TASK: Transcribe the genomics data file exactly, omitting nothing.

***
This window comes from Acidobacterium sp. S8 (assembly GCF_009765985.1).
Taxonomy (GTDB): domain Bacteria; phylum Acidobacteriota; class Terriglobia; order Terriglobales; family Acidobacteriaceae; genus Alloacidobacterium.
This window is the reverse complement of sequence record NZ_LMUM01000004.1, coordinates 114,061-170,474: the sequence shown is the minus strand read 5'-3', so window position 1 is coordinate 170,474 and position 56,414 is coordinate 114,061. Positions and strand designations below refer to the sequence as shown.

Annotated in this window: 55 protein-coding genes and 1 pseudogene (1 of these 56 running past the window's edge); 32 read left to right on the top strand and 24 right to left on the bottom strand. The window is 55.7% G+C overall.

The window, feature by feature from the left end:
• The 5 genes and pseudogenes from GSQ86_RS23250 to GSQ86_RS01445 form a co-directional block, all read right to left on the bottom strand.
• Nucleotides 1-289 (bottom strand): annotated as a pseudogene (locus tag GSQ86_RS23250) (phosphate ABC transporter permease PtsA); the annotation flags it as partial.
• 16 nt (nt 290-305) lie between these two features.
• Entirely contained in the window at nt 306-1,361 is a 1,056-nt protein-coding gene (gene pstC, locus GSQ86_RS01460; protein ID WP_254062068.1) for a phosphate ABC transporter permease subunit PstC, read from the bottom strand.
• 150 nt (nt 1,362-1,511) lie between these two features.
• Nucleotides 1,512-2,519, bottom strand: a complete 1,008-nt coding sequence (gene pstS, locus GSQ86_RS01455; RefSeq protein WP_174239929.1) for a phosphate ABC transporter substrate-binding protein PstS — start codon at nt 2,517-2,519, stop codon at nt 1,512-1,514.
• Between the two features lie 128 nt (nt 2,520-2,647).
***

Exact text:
This window comes from Acidobacterium sp. S8 (assembly GCF_009765985.1).
Taxonomy (GTDB): domain Bacteria; phylum Acidobacteriota; class Terriglobia; order Terriglobales; family Acidobacteriaceae; genus Alloacidobacterium.
This window is the reverse complement of sequence record NZ_LMUM01000004.1, coordinates 114,061-170,474: the sequence shown is the minus strand read 5'-3', so window position 1 is coordinate 170,474 and position 56,414 is coordinate 114,061. Positions and strand designations below refer to the sequence as shown.

Annotated in this window: 55 protein-coding genes and 1 pseudogene (1 of these 56 running past the window's edge); 32 read left to right on the top strand and 24 right to left on the bottom strand. The window is 55.7% G+C overall.

The window, feature by feature from the left end:
• The 5 genes and pseudogenes from GSQ86_RS23250 to GSQ86_RS01445 form a co-directional block, all read right to left on the bottom strand.
• Nucleotides 1-289 (bottom strand): annotated as a pseudogene (locus tag GSQ86_RS23250) (phosphate ABC transporter permease PtsA); the annotation flags it as partial.
• 16 nt (nt 290-305) lie between these two features.
• Entirely contained in the window at nt 306-1,361 is a 1,056-nt protein-coding gene (gene pstC, locus GSQ86_RS01460; protein ID WP_254062068.1) for a phosphate ABC transporter permease subunit PstC, read from the bottom strand.
• 150 nt (nt 1,362-1,511) lie between these two features.
• Nucleotides 1,512-2,519, bottom strand: a complete 1,008-nt coding sequence (gene pstS, locus GSQ86_RS01455; RefSeq protein WP_174239929.1) for a phosphate ABC transporter substrate-binding protein PstS — start codon at nt 2,517-2,519, stop codon at nt 1,512-1,514.
• Between the two features lie 128 nt (nt 2,520-2,647).